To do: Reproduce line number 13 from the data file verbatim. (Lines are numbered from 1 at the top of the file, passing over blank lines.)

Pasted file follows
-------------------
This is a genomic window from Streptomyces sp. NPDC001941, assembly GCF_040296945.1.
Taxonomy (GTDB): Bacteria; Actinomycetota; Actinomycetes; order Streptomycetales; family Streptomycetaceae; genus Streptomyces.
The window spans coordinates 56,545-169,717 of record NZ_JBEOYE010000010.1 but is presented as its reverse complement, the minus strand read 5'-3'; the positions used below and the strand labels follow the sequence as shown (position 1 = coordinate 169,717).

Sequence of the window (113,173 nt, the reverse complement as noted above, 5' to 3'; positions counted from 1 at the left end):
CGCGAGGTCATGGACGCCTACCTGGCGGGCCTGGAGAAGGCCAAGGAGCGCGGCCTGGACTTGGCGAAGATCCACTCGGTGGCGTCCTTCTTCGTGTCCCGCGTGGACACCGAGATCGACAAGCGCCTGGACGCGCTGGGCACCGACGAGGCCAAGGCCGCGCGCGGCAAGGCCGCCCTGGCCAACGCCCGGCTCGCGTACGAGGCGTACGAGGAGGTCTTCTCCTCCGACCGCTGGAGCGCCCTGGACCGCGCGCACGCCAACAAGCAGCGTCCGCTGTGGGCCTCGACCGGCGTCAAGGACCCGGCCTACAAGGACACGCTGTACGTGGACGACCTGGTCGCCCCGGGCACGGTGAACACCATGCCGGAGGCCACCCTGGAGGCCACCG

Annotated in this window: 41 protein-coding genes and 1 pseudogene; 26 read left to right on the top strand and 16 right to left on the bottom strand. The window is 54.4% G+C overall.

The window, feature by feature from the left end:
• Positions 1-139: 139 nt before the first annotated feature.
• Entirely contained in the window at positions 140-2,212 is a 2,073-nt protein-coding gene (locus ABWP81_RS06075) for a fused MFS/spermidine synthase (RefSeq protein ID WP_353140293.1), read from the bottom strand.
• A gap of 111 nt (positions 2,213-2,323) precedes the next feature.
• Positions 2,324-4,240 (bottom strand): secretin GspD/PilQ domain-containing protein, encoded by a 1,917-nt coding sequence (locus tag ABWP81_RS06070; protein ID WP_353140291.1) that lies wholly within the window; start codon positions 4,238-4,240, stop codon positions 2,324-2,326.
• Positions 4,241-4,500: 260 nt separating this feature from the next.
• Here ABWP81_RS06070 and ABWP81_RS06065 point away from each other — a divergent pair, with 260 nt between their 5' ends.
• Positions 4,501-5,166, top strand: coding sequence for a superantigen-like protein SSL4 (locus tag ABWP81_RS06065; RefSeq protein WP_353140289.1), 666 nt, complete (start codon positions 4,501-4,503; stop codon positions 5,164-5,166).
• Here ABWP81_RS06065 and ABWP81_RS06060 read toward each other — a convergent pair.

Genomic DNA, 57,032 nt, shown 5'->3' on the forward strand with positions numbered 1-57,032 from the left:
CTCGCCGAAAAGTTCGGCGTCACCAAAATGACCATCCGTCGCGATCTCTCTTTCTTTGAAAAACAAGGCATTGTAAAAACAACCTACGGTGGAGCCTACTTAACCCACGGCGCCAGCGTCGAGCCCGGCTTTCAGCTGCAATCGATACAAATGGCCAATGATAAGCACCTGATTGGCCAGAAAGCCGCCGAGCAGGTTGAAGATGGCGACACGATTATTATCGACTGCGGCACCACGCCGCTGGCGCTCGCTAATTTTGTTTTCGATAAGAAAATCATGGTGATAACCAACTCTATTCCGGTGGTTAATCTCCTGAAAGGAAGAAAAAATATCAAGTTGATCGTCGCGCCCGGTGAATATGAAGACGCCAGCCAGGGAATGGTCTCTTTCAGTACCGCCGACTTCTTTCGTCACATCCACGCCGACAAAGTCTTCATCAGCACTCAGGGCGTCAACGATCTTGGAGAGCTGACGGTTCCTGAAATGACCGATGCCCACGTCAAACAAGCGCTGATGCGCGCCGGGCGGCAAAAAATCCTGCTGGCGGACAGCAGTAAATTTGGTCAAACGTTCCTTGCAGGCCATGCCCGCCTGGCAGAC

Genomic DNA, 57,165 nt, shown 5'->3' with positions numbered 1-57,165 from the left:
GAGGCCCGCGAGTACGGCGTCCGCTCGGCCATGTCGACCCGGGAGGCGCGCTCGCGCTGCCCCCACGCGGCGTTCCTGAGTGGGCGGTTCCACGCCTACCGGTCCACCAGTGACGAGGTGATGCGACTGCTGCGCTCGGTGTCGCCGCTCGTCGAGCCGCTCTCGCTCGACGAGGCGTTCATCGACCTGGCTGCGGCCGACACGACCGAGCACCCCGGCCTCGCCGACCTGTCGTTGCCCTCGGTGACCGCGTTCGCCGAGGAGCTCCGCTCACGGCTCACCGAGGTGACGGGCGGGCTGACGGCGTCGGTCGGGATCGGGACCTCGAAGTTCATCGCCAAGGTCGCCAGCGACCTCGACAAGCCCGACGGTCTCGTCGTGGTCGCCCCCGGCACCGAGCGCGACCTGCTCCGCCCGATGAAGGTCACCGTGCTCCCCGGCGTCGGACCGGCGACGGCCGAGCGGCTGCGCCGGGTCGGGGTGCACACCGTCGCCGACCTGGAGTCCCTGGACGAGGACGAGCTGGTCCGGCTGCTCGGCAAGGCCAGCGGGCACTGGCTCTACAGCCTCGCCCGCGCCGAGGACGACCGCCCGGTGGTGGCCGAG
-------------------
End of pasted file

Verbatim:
• Here ABWP81_RS06070 and ABWP81_RS06065 point away from each other — a divergent pair, with 260 nt between their 5' ends.